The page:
At a time when retailers are facing pressures from customers, governments and the elements, focusing in on specific solutions to solve big problems and make business-wide improvement is a top priority. Within the supply chain there are several fixes that can be made to set up greater efficiency and a business fit for the future. Supplying the nation with food. This is the most critical of functions, but one that comes with layer upon layer of complexity. In many ways, the supply chain of supermarkets and independent merchants is similar to those of any other retailer. Suppliers are spread around the country and the globe; driven by customer demand for local, independent products, retailers must work with small, local farmers as well as with large multi-national suppliers.
However, two key factors exist that make the food supply chain more complex. The first is that every product, albeit to varying degrees, is a time bomb. From the second it’s picked, caught or made, it has a finite lifespan. Seasonal trends can have a similar impact on fashion or FMCG supply chains, but at least last season’s coats
can go on the sale rack. Out of date milk cannot be dealt with in the same way, so it needs to be available to the customer as quickly as possible. The result is a far more expansive supply chain network that becomes difficult to manage efficiently.
The second factor is regulatory compliance. With the Food Standards Agency demanding compliance down to the finest detail, farmers, manufacturers and retailers must have very strict tracking and conditions monitoring processes in place.Stopping the rot – getting produce to the customer on time
The clock starts ticking the second a pea is picked, a potato pulled or a fish netted.
The customer demands the freshest food, which means getting produce from farmer to retailer to customer within ever decreasing time frames.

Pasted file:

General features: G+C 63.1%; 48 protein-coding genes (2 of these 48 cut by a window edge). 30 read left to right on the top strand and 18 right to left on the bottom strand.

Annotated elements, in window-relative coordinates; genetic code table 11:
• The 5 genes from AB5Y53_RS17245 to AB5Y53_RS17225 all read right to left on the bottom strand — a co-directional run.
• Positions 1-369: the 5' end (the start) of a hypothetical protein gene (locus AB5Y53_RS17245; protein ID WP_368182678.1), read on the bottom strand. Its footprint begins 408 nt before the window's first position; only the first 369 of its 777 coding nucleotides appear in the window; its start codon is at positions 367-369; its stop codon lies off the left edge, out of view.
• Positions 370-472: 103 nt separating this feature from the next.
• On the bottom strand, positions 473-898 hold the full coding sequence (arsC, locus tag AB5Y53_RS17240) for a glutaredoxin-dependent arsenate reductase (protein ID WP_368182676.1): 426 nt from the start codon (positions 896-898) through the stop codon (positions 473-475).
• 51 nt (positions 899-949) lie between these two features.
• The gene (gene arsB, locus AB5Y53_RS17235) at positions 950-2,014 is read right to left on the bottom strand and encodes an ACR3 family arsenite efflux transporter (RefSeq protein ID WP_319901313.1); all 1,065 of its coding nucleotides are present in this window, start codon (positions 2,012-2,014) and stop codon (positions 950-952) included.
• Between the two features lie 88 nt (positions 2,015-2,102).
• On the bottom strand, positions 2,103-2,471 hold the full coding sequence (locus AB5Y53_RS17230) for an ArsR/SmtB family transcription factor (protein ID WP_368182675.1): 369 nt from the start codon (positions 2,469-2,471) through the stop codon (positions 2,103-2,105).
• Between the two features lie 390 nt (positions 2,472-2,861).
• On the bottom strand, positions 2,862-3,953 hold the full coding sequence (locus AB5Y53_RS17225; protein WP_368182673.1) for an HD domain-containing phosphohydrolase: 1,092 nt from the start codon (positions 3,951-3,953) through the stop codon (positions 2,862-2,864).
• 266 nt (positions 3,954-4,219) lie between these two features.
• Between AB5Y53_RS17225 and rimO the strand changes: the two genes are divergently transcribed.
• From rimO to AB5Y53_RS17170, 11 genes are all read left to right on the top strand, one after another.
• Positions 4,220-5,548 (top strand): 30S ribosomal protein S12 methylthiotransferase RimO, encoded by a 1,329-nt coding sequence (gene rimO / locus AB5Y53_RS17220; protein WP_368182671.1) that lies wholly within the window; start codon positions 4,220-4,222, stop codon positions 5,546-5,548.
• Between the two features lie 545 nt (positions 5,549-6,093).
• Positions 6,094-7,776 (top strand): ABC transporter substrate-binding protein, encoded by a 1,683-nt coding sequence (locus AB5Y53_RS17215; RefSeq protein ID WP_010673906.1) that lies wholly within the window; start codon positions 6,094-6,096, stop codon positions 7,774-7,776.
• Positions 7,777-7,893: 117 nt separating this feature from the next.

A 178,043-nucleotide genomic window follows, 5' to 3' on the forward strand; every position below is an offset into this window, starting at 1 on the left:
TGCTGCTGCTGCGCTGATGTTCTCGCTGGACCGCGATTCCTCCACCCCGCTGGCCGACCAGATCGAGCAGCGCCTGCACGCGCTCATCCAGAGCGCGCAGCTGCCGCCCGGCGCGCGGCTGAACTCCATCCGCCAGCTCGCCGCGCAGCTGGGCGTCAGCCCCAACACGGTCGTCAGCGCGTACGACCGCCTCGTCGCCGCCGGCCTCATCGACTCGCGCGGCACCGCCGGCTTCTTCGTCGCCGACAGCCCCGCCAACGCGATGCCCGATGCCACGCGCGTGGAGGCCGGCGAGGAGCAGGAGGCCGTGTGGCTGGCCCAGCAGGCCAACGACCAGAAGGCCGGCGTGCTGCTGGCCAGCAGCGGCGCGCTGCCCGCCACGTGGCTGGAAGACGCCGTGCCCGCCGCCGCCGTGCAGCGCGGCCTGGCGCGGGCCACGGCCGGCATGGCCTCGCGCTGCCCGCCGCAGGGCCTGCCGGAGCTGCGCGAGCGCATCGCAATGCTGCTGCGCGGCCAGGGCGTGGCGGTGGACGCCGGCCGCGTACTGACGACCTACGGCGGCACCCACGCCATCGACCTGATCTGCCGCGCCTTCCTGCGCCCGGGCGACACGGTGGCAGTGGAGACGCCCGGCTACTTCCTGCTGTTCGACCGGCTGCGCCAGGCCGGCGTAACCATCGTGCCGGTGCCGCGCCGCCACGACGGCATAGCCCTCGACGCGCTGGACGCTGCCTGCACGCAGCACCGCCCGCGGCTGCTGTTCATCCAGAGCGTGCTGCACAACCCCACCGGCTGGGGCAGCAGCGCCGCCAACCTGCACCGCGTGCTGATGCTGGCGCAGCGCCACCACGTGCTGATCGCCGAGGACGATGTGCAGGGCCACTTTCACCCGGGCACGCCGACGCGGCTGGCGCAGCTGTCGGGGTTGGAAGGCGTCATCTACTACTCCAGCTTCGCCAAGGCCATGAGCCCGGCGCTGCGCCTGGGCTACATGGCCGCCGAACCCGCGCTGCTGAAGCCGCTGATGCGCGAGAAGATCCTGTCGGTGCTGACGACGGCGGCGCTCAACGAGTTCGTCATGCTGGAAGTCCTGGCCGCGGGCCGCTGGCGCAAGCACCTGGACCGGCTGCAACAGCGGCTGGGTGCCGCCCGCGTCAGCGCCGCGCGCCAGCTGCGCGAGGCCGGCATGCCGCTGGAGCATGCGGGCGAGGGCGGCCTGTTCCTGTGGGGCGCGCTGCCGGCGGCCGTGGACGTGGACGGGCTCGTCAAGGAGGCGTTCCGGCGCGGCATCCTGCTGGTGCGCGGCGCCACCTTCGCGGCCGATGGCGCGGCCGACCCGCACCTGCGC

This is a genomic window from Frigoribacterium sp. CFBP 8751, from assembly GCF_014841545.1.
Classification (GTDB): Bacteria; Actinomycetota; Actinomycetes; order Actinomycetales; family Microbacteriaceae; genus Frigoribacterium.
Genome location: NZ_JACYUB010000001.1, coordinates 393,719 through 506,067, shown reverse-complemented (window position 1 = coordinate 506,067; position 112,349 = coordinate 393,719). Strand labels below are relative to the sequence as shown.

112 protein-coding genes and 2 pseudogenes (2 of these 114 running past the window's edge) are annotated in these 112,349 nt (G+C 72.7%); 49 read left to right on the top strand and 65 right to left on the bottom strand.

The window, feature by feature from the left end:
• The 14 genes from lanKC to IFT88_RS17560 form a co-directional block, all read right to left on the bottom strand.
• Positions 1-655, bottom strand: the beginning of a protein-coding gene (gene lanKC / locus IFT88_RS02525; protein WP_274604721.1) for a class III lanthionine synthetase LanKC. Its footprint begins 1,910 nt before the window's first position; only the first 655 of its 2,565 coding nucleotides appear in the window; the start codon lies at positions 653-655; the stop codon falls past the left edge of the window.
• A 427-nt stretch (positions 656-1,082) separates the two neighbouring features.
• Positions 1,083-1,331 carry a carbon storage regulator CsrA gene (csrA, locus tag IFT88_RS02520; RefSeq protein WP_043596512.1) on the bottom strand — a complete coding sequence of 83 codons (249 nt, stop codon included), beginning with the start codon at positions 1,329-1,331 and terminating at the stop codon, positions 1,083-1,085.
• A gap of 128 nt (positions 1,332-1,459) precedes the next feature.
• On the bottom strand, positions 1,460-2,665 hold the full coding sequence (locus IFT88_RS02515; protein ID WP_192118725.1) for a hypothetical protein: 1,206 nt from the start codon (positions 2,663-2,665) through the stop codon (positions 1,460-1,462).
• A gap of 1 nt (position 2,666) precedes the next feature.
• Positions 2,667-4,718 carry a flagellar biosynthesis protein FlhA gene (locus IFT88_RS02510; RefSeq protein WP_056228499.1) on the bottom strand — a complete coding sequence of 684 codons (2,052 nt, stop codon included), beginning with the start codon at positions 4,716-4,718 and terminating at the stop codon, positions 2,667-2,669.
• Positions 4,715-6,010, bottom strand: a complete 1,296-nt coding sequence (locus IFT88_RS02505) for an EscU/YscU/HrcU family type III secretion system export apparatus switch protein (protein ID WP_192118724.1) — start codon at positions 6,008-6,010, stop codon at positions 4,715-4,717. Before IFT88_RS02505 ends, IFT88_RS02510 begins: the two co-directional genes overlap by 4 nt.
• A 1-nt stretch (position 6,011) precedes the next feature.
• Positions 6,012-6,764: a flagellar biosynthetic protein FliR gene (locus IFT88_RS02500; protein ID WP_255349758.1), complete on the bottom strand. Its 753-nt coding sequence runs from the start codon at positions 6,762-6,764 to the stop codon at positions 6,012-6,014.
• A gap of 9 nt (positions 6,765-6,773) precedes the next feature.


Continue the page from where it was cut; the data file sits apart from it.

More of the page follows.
The age-old advice ‘more haste, less speed’ could not be more appropriate. Greater speed of delivery does not come from simply trying to do things faster, instead it comes from being more agile through the supply chain. Farmers need to be able to get goods into the supply chain right away, which requires easy to use labelling, scanning and shipping devices to ensure that products are accurately logged and enter the supply chain quickly and efficiently.
It’s then the responsibility of the retailer to create the best transport route to the store shelf. This can only be achieved with visibility of the whole retail estate, an understanding of stores’ and customers’ requirements and the ability to make quick decisions on what produce goes where.
Matching store or customer need with stock availability is a fundamental skill of
good retailing, but having to make those decisions in time frames of minutes, or hours at most, is one of the defining characteristics that makes the food supply chain different to others.
Retailers have responded to these demands and put in place multiple distribution centres close to source. This ensures that produce is fresh when it hits the shelves, but also creates a new challenge: managing it. To achieve this, it’s essential for operations managers to have clear visibility of all products, all the time. Without that, they will only have part of the picture and that is where things can be overlooked.Fresh food, rubber stamped
One of the reasons that the ability to monitor across all of these sites from a single interface is important is for regulatory compliance. Goods must be tracked from farm to customer to ensure quality of produce on the shelves. This puts responsibility on farmers and manufacturers to time stamp and label all goods appropriately, but also means that the more visibility retailers have of the transit of these goods, the better. This means knowing exactly where products are, when and for how long – including